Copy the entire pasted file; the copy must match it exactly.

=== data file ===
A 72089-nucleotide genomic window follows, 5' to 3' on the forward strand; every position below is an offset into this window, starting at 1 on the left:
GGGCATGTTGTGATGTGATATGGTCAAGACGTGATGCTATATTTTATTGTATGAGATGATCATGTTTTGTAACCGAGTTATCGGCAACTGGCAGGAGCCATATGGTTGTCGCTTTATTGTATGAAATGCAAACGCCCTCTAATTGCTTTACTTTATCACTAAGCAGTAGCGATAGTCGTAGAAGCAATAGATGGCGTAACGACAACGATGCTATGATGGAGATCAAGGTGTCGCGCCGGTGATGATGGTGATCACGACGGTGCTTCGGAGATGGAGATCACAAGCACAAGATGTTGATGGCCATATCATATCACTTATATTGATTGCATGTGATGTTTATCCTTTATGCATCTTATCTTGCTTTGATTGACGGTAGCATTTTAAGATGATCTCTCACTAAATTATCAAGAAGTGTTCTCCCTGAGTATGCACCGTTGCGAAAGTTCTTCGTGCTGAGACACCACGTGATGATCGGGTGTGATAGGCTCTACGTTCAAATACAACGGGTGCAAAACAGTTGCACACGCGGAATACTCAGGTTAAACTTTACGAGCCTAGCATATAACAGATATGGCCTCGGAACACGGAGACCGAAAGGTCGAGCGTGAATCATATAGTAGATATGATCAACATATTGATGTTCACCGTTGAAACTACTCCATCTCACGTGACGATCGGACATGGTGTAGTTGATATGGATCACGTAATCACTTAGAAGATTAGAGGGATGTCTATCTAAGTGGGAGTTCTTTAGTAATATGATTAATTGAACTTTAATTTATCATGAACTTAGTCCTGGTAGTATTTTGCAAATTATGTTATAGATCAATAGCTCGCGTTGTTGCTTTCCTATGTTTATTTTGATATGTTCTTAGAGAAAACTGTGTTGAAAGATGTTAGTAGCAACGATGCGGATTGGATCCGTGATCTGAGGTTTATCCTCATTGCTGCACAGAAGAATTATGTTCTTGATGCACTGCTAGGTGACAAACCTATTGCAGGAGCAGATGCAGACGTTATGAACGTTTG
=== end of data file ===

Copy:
A 72089-nucleotide genomic window follows, 5' to 3' on the forward strand; every position below is an offset into this window, starting at 1 on the left:
GGGCATGTTGTGATGTGATATGGTCAAGACGTGATGCTATATTTTATTGTATGAGATGATCATGTTTTGTAACCGAGTTATCGGCAACTGGCAGGAGCCATATGGTTGTCGCTTTATTGTATGAAATGCAAACGCCCTCTAATTGCTTTACTTTATCACTAAGCAGTAGCGATAGTCGTAGAAGCAATAGATGGCGTAACGACAACGATGCTATGATGGAGATCAAGGTGTCGCGCCGGTGATGATGGTGATCACGACGGTGCTTCGGAGATGGAGATCACAAGCACAAGATGTTGATGGCCATATCATATCACTTATATTGATTGCATGTGATGTTTATCCTTTATGCATCTTATCTTGCTTTGATTGACGGTAGCATTTTAAGATGATCTCTCACTAAATTATCAAGAAGTGTTCTCCCTGAGTATGCACCGTTGCGAAAGTTCTTCGTGCTGAGACACCACGTGATGATCGGGTGTGATAGGCTCTACGTTCAAATACAACGGGTGCAAAACAGTTGCACACGCGGAATACTCAGGTTAAACTTTACGAGCCTAGCATATAACAGATATGGCCTCGGAACACGGAGACCGAAAGGTCGAGCGTGAATCATATAGTAGATATGATCAACATATTGATGTTCACCGTTGAAACTACTCCATCTCACGTGACGATCGGACATGGTGTAGTTGATATGGATCACGTAATCACTTAGAAGATTAGAGGGATGTCTATCTAAGTGGGAGTTCTTTAGTAATATGATTAATTGAACTTTAATTTATCATGAACTTAGTCCTGGTAGTATTTTGCAAATTATGTTATAGATCAATAGCTCGCGTTGTTGCTTTCCTATGTTTATTTTGATATGTTCTTAGAGAAAACTGTGTTGAAAGATGTTAGTAGCAACGATGCGGATTGGATCCGTGATCTGAGGTTTATCCTCATTGCTGCACAGAAGAATTATGTTCTTGATGCACTGCTAGGTGACAAACCTATTGCAGGAGCAGATGCAGACGTTATGAACGTTTG